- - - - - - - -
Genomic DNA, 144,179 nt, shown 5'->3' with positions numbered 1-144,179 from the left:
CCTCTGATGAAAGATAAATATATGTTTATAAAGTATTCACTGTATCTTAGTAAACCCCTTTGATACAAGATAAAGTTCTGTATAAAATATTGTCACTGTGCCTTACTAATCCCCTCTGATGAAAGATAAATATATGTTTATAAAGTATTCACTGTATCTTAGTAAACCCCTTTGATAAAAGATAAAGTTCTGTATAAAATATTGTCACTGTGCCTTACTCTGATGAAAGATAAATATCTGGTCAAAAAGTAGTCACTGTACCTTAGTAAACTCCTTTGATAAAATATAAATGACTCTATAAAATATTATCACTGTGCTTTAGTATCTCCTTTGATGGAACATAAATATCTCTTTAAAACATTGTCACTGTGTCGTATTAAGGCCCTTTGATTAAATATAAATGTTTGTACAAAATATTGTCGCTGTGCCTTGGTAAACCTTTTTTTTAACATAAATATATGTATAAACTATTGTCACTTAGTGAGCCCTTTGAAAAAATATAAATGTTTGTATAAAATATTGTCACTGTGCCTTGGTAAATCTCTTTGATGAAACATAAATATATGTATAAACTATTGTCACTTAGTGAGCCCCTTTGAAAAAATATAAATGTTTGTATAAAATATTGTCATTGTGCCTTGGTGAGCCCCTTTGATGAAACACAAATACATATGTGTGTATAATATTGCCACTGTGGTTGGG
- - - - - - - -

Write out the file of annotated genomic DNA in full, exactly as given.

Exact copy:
Genomic DNA, 144,179 nt, shown 5'->3' with positions numbered 1-144,179 from the left:
CCTCTGATGAAAGATAAATATATGTTTATAAAGTATTCACTGTATCTTAGTAAACCCCTTTGATACAAGATAAAGTTCTGTATAAAATATTGTCACTGTGCCTTACTAATCCCCTCTGATGAAAGATAAATATATGTTTATAAAGTATTCACTGTATCTTAGTAAACCCCTTTGATAAAAGATAAAGTTCTGTATAAAATATTGTCACTGTGCCTTACTCTGATGAAAGATAAATATCTGGTCAAAAAGTAGTCACTGTACCTTAGTAAACTCCTTTGATAAAATATAAATGACTCTATAAAATATTATCACTGTGCTTTAGTATCTCCTTTGATGGAACATAAATATCTCTTTAAAACATTGTCACTGTGTCGTATTAAGGCCCTTTGATTAAATATAAATGTTTGTACAAAATATTGTCGCTGTGCCTTGGTAAACCTTTTTTTTAACATAAATATATGTATAAACTATTGTCACTTAGTGAGCCCTTTGAAAAAATATAAATGTTTGTATAAAATATTGTCACTGTGCCTTGGTAAATCTCTTTGATGAAACATAAATATATGTATAAACTATTGTCACTTAGTGAGCCCCTTTGAAAAAATATAAATGTTTGTATAAAATATTGTCATTGTGCCTTGGTGAGCCCCTTTGATGAAACACAAATACATATGTGTGTATAATATTGCCACTGTGGTTGGG